Latest F1 news in brief – Monday (Update)

UPDATE Updates shown on bold below.

09/01/14

  • Massa (L) and Bottas (R) will probably stay at Williams

    F1 experts criticize Mercedes over driver duel

  • Top speeds at Monza to be lower than expected
  • Bottas sees 'no reason' to leave Williams
  • Verstappen was 'prepared' for F1 debut criticism
  • Williams plans to retain Massa, Bottas – Smedley
  • Lotterer open to more Caterham outings
  • Force India duo confident over Monza chances
  • F1 drivers wanted Parabolica tarmac run-off at Monza New
  • Marco Mattiacci wants to deliver 'not overpromise' at Ferrari New

F1 experts criticize Mercedes over driver duel
(GMM) F1 experts have accused Mercedes of mismanaging Nico Rosberg and Lewis Hamilton's dramatically imploding relationship.

The German team said contrite championship leader Nico Rosberg has now apologized for his clash with Hamilton in Belgium and been disciplined.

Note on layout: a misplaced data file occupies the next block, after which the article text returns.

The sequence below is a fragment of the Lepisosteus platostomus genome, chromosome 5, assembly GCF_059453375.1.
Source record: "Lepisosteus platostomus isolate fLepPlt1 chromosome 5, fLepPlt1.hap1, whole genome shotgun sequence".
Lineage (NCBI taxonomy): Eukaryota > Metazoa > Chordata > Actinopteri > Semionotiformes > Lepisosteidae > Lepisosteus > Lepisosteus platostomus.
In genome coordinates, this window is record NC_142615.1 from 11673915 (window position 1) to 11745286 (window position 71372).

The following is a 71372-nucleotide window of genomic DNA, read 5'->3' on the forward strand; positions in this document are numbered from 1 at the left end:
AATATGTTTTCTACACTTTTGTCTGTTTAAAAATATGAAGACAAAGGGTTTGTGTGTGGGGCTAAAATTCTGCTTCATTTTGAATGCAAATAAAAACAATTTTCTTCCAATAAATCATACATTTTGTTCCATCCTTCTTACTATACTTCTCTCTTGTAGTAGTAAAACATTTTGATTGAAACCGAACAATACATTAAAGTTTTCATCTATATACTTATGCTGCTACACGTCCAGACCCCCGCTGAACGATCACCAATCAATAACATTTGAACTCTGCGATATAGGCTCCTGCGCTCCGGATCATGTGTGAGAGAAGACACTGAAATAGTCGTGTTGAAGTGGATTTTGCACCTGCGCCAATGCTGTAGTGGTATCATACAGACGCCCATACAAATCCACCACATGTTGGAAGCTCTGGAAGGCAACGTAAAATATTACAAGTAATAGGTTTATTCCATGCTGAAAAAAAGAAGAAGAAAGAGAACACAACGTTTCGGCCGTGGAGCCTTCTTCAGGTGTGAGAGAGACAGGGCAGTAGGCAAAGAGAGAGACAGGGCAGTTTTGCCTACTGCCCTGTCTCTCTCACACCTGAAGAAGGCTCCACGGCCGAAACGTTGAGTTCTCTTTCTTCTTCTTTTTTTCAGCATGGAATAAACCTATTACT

Britain's Daily Mail claims the penalty is a six-digit financial sum, paid to charity.

But Max Mosley, the former long-time FIA president, thinks Mercedes was wrong to so clearly point the finger of blame.

"If they decided to fine or punish Rosberg they should not have announced it," he said. "It's as if the team are blaming him publicly. That's not really right."

Former team owner and boss turned British television pundit Eddie Jordan agrees, saying the spotlight should not be on the warring protagonists.

"I blame the team," he is quoted by the Daily Star. "They are weak, rudderless.

"They are being run by two drivers who are like spoilt kids doing what they want to do."

Former McLaren driver John Watson even likened chiefs Toto Wolff, Paddy Lowe and Niki Lauda to The Three Stooges and a "Looney Tunes" style of management.

"Lewis and Rosberg are doing nothing different to what two highly competitive drivers have done in the past," he told Express newspaper.

"But the difference is management and having someone that commands respect like Ross Brawn who was in charge last year.